Manitoba's strong economic growth continues, says RBC



    TORONTO, Oct. 12 /CNW/ - Manitoba's economy continues its balancing act
with steady growth and modest inflation, and is projected to grow by 3.4 per
cent in 2007, and 3.0 per cent in 2008, according to a provincial economic
outlook released today by RBC.
    "Manitoba's economy sits between the super-heated conditions of the west
and the manufacturing doldrums of the east," said Craig Wright, vice-president
and chief economist, RBC. "This privileged position is paying dividends with a
strong economy and yet milder inflation than its western neighbours."
    Farm cash incomes are up sharply across all key sectors including hogs,
cattle and grains. Manitoba's agricultural sector is expected to remain strong
into 2008 as grain prices continue to rise and decent crop conditions persist.
Sharp gains in manufacturing shipments, specifically in electrical and
machinery components, and a strong transportation equipment sector, which
includes bus manufacturing and aerospace segments, helped boost the province's
economy.
    RBC noted that a strong economy, stable labour markets, an influx of
migrants, and mortgage product innovations have combined to create robust
housing market conditions in Manitoba.
    However, there are two dull spots in the province's economic outlook,
according to the RBC report. Hydroelectricity sales are down year-to-date, due
to a steep decline in exports to the U.S. and the rest of Canada. As well,
spending on non-residential construction activities appears to be on a sharp
downward slide, despite favourable investment forecasts earlier this year.
However, momentum in major projects such as the Winnipeg Floodway expansion,
the Wuskwatim Hydroelectric Dam and a new airport facility should lift overall
capital spending in the province.
    Across the provinces, Newfoundland and Labrador is expected to be the
growth leader this year, with Alberta moving into the lead in 2008, rivaled
only by Saskatchewan. Manitoba's steady growth and inflation rates will keep
it in the middle of the western provincial pack, and B.C.'s growth rate will
move slightly downward. RBC's forecast for Ontario's economy has been revised
downward to the bottom of the pack among all the provinces. Quebec should fare
somewhat better than Ontario next year, until currency depreciation, lower
energy prices, improvements in the U.S. economy, and capital spending lift
central Canada's manufacturers and exporters. While P.E.I.'s growth prospects
are modest, Nova Scotia and New Brunswick are well-positioned for better
long-run growth as a result of renewed prospects for several large-scale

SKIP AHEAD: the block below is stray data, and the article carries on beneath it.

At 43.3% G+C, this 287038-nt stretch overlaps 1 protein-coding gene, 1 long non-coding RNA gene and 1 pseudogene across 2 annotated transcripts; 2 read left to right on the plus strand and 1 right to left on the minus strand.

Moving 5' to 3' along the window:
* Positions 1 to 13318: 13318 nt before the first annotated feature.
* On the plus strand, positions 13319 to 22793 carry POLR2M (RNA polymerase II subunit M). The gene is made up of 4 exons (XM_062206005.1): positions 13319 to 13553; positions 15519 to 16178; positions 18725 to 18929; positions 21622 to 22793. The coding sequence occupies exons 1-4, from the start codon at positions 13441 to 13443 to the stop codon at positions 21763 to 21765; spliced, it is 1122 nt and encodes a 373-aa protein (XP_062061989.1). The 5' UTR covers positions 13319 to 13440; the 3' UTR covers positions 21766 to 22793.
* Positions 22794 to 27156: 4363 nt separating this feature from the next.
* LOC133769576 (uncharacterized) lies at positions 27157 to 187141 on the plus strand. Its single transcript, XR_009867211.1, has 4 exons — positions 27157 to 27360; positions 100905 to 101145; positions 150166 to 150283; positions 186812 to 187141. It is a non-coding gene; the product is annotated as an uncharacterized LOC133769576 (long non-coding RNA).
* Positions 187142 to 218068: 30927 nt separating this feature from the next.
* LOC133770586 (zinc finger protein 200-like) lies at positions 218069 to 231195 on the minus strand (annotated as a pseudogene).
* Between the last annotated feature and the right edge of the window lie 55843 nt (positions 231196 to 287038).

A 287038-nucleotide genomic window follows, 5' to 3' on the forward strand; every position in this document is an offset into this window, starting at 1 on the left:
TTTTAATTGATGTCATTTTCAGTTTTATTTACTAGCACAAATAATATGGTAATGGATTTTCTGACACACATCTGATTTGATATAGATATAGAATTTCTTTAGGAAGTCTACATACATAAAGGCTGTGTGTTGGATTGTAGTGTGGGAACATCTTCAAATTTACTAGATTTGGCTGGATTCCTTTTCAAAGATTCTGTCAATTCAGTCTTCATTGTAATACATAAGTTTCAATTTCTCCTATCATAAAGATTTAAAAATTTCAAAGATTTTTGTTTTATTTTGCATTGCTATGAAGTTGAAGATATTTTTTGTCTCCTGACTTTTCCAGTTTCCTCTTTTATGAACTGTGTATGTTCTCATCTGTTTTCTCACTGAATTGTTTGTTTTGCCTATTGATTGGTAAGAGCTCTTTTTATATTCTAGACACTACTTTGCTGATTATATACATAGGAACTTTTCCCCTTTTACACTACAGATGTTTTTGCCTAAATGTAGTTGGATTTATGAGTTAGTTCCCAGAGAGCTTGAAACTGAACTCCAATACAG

capital projects.
    The RBC Economics Provincial Outlook assesses the provinces according to
economic growth, employment growth, unemployment rates, personal income
growth, retail sales, housing starts and the Consumer Price Index.
    According to the report (available online as of 8 a.m. E.D.T., at
www.rbc.com/economics/market/pdf/provfcst.pdf), provincial forecast details
are as follows:

    
                     Real GDP           Housing starts       Retail sales

                                          Thousands
                  07     08     09     07     08     09     07     08     09
                  --     --     --     --     --     --     --     --     --
    NFLD.        7.5    0.5    1.0    2.4     2.1   1.8    9.5    6.0    2.0
    P.E.I        1.9    1.8    1.4    0.6     0.6   0.5    9.0    4.5    3.7
    N.S.         2.4    3.1    3.5    4.7     4.4   4.0    3.8    4.9    6.5
    N.B.         2.5    2.8    2.6    4.1     3.8   3.4    5.6    4.5    4.0
    QUE.         2.1    2.3    2.4   51.5    47.9  42.6    5.0    4.5    4.0
    ONT.         1.9    1.8    2.5   68.6    66.5  60.5    3.6    4.0    4.5
    MAN.         3.4    3.0    2.5    5.8     5.4   4.7    8.7    5.7    3.0
    SASK.        4.8    4.3    3.2    5.8     4.8   3.5   12.5    9.5    6.0
    ALTA.        5.0    4.5    3.0   48.5    41.2  35.0   10.5    9.8    8.5
    B.C.         3.1    2.9    2.8   37.2    32.3  26.8    7.2    6.3    8.0
    CANADA       2.7    2.5    2.6    230     210   184    6.0    5.6    5.5


                     Employment              CPI


                  07     08     09     07     08     09
                  --     --     --     --     --     --
    NFLD.        0.8    0.1    0.3    1.3    1.4    1.2
    P.E.I        1.3    0.4    0.2    1.5    1.7    1.6
    N.S.         1.3    1.2    2.0    1.7    1.3    2.0
    N.B.         2.0    0.8    0.9    1.8    1.4    1.6
    QUE.         1.9    0.9    0.8    1.9    1.6    1.5
    ONT.         1.4    0.9    1.0    2.0    1.8    1.7
    MAN.         1.4    1.0    0.4    2.4    2.1    1.8
    SASK.        2.4    1.0    0.8    3.0    3.0    2.3
    ALTA.        4.9    2.0    1.8    5.4    3.3    2.8
    B.C.         3.2    1.9    2.6    2.1    2.1    2.5
    CANADA       2.2    1.2    1.2    2.3    2.0    1.9
    





For further information:

For further information: Craig Wright, RBC Economics, (416) 974-7457;
Derek Holt, RBC Economics, (416) 974-6192; Jackie Braden, RBC Media Relations,
(416) 974-2124


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